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Encyclopedia > Sterol

Sterols, or steroid alcohols are a subgroup of steroids with a hydroxyl group in the 3-position of the A-ring. They are amphipathic lipids synthetised from acetyl-coenzyme A. The overall molecule is quite flat. The hydroxyl group on the A ring is polar. The rest of the aliphatic chain is non-polar. Image File history File links Sterol_skeleton. ... This article is about the chemical family of steroids. ... Hydroxide is a functional group consisting of oxygen and hydrogen: -O−H It has a charge of 1-. The term hydroxyl group is used when the functional group -OH is counted as a substituent of an organic compound. ... Amphipathic lipids are lipids that are hydrophilic on one end, and hydrophobic on the other. ... Acetyl-CoA is an important molecule in metabolism, used in many biochemical reactions. ... A commonly-used example of a polar compound is water (H2O). ... In chemistry, non-aromatic and non-cyclic (acyclic) organic compounds are called aliphatic. ... A commonly-used example of a polar compound is water (H2O). ...


Sterols of plants are called phytosterols and sterols of animals are called zoosterols. The most important zoosterols are cholesterol and some steroid hormones; the most important phytosterols are campesterol, sitosterol, and stigmasterol. For other uses, see Plant (disambiguation). ... β-sitosterol Ergosterol. ... For other uses, see Animal (disambiguation). ... Cholesterol is a sterol (a combination steroid and alcohol), a lipid found in the cell membranes of all body tissues, and is transported in the blood plasma of all animals. ... Steroid hormones are steroids which act as hormones. ... β-sitosterol Phytosterols (also called plant sterols) are a group of steroid alcohol, phytochemicals naturally occurring in plants. ... β-sitosterol Phytosterols (also called plant sterols) are a group of steroid alcohol, phytochemicals naturally occurring in plants. ... β-sitosterol Phytosterols (also called plant sterols) are a group of steroid alcohol, phytochemicals naturally occuring in plants. ...


Sterols play essential roles in the physiology of eukaryotic organisms. For example cholesterol forms part of the cellular membrane where its presence decreases the cell membrane's fluidity and serves as secondary messenger in developmental signaling. Kingdoms Animalia - Animals Fungi Plantae - Plants Chromalveolata Protista Alternative phylogeny Unikonta Opisthokonta Metazoa Choanozoa Eumycota Amoebozoa Bikonta Apusozoa Cabozoa Rhizaria Excavata Corticata Archaeplastida Chromalveolata Animals, plants, fungi, and protists are eukaryotes (IPA: ), organisms whose cells are organized into complex structures by internal membranes and a cytoskeleton. ... Drawing of a cell membrane A component of every biological cell, the selectively permeable cell membrane (or plasma membrane or plasmalemma) is a thin and structured bilayer of phospholipid and protein molecules that envelopes the cell. ... A Second messenger system is a method of cellular signaling where the signalling molecule does not enter the cell, but rather utilizes a cascade of events that transduces the signal into a cellular change. ...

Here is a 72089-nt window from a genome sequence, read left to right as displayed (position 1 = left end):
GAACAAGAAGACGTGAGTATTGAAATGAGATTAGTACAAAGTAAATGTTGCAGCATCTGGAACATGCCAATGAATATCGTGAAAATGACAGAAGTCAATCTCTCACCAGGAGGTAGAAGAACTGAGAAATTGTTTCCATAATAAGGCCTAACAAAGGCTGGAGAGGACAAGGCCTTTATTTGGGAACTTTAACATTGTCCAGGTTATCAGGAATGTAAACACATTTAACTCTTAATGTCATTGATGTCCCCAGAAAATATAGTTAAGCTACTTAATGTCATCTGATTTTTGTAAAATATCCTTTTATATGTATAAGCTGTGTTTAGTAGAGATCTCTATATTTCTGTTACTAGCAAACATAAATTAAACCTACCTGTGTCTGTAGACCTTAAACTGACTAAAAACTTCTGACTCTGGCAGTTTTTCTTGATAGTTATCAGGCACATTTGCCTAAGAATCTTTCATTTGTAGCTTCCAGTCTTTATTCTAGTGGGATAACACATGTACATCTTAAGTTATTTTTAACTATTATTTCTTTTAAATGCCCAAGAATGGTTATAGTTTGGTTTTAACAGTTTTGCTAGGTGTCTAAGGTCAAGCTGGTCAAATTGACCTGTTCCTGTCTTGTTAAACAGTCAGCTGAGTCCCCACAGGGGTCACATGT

Plant sterols are also known to block cholesterol absorption sites in the human intestine thus helping to reduce cholesterol in humans.


In humans sterols act to provide important signals and metabolic communications eg. circadian rhythms, blood clotting.


See also

Cholesterol is a sterol (a combination steroid and alcohol), a lipid found in the cell membranes of all body tissues, and is transported in the blood plasma of all animals. ... β-sitosterol Ergosterol. ... Ergosterol (ergosta-5,7,22-trien-3β-ol), a sterol, is the biological precursor to Vitamin D2. ...

References

Molecular Biology of the Cell (Alberts et al., 2002) [1]


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